Sunday, March 1, 2009

It's great to have company

When I woke up this morning I was very short of breath. Just making myself a cup of tea was exhausting, and once I had my tea and something to eat I went right back to bed. I wanted to rest until my friends Celia, Angela, and Lauren came for a visit. They had driven up from New York City yesterday evening and stayed in a hotel nearby; Celia called around nine to say that Lauren was still sleeping but they would be here soon, and I just rested until they arrived at about eleven.

Since the weather forecast was for an overnight snowstorm tonight that might leave as much as a foot of snow, I called Marty and told him I needed him to sleep here tonight, since otherwise he might have trouble getting here tomorrow (I don't know if we'll be able to get to acupuncture tomorrow). He said he'd pack up what he needed, but that he'd be going out this evening for a meeting.

I was in bed when Celia, Angela, and Lauren arrived. As with most of my visitors, I told them to just let themselves in through the back door, saving me from having to walk through the house to open the front door. They brought me some nice gifts, including a copy of "New York City Voices," which calls itself "A Consumer Journal for Mental Health Advocacy," and which Andrea edits. Another gift, which I know I will get a lot of use out of, is a small pillow filled with some kind of little beads that conform to the shape of my head, just the right size to wedge behind my neck, and with an adorable picture of teddy bears on it! A third gift is an amazing book called Magic Eye, which contains computer generated pictures that become 3-D by staring at the images. And they also brought a selection of drinks and snacks.

We moved into the living room, where I lay on the couch (using the new pillow) and they brought in chairs from the dining room. They are all active in New York consumer/survivor groups, and said that New York state finally has a functioning coalition, which has been a long, hard struggle, but which seems to be working well. We talked about how hard it is to fight for alternatives when the mental health system has such a stranglehold not only on the money, but of the underlying beliefs that people with psychiatric labels don't know what they need and can't be trusted to operate services. Marty arrived and joined us (he had met Celia at the MindFreedom conference in Connecticut last summer), and after awhile suggested he go out and pick up some lunch for all of us. He got out a Chinese restaurant menu, called in an order, and went out to pick it up. It was snowing lightly but the forecast is that the heavy snow won't come till tonight. After we ate, everyone opened a fortune cookie, and I got the most amazing fortune, under the circumstances: "If you don't have time to live your life now, when do you?" I'm definitely taking this as a good omen!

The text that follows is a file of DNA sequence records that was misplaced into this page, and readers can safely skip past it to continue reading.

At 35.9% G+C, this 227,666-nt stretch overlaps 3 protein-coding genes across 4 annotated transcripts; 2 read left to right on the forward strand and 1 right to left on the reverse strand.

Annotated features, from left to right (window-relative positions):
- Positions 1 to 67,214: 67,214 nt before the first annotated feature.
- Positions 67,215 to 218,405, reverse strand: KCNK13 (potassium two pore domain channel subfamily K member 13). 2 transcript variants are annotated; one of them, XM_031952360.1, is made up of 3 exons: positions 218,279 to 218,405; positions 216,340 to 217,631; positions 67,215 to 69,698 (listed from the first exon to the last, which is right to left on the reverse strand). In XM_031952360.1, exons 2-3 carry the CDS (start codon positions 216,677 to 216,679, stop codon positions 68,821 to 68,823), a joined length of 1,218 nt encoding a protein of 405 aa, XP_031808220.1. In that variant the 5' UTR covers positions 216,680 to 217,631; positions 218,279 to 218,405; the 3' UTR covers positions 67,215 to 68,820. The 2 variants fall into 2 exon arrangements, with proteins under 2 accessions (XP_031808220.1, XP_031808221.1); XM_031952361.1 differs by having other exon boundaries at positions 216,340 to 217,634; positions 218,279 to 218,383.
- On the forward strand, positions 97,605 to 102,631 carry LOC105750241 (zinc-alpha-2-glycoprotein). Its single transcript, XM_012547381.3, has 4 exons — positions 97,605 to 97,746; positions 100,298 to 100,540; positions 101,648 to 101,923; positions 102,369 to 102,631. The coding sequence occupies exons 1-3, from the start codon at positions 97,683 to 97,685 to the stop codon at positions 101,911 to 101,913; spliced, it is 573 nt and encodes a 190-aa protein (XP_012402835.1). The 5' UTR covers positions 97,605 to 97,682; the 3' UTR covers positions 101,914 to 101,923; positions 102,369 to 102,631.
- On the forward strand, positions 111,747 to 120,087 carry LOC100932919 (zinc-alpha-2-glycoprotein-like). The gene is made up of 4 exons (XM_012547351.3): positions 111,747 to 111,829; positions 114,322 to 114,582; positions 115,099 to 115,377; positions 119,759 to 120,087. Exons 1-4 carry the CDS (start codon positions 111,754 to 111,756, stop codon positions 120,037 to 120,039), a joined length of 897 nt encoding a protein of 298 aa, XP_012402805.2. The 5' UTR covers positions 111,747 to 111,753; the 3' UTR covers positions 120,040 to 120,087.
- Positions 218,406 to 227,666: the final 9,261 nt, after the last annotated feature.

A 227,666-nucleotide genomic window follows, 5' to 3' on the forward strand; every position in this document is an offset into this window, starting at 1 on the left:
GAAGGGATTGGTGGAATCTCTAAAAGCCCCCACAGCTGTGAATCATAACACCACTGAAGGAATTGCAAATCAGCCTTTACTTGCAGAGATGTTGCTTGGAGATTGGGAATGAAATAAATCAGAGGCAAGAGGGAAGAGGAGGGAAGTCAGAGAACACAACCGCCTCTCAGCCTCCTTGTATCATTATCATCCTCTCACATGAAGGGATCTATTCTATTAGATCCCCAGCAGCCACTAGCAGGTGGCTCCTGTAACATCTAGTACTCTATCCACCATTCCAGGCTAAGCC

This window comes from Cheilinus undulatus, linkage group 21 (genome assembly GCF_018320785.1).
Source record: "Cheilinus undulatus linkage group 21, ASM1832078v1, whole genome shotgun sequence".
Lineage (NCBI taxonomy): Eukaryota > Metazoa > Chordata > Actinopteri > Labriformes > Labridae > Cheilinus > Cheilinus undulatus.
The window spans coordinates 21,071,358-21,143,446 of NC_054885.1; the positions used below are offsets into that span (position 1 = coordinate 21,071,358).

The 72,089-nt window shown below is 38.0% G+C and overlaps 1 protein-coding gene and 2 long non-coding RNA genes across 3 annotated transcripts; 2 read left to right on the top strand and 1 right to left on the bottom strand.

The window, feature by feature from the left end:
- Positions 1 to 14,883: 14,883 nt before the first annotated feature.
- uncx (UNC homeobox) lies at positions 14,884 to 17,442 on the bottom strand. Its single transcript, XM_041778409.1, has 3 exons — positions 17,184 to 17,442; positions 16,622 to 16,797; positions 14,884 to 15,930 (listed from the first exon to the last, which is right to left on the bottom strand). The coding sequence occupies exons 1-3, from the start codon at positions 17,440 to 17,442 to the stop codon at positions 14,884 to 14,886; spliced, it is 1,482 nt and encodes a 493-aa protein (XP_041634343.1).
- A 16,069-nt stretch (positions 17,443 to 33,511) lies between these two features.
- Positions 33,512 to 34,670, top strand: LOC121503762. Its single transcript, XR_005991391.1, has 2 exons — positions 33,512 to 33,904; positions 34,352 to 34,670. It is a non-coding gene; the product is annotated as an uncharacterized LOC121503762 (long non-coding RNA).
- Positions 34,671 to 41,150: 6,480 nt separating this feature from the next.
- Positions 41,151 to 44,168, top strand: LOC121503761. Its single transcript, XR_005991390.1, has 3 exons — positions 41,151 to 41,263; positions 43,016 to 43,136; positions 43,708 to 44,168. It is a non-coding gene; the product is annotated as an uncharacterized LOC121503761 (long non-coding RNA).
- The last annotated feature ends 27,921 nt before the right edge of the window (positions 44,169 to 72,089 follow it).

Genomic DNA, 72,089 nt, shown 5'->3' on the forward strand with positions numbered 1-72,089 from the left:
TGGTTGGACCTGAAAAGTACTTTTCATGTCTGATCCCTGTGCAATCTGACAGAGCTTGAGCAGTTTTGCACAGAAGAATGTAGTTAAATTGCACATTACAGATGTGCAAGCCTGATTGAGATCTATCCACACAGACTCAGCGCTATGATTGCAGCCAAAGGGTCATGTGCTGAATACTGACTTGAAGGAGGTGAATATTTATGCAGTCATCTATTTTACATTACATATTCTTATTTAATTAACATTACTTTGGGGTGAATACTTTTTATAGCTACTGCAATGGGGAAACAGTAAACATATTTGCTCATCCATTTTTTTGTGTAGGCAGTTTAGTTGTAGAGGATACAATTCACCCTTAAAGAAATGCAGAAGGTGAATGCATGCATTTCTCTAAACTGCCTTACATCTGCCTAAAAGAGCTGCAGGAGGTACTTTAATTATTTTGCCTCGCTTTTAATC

After lunch they left to drive back, hoping to beat the storm (which is coming from the south), but with plans to come back in April and shoot some video. All three of them talked about how inspiring my work has been and how they thought it was extremely important to have it to show to people who might not get the chance to hear me speak in person. Marty and I also told them that when they come back they should definitely bring us some authentic New York cheesecake!

I've been resting since they left, but to my surprise haven't fallen asleep (yesterday I kept drifting off)--I put on the TV and caught the old Hitchcock thriller Vertigo right from the beginning--a very dark and intense drama, although definitely reflective of mid-twentieth century psychololgical concepts.

As almost always happens, I get really energized by having company, and felt so much better than I had when I first got up, and have continued to feel well for the rest of the day. I get very short of breath whenever I get up, but I have managed to do a few things. I ate a huge lunch, so I probably won't need more than a light snack tonight.

Maybe it is time to try to take a nap!

1 comment:

  1. Posted a link to your blogpost to my usual I can see how volunteers should aim for making the same impact on their patient's lives as your friends did for you.

    Sounds like they are good friends.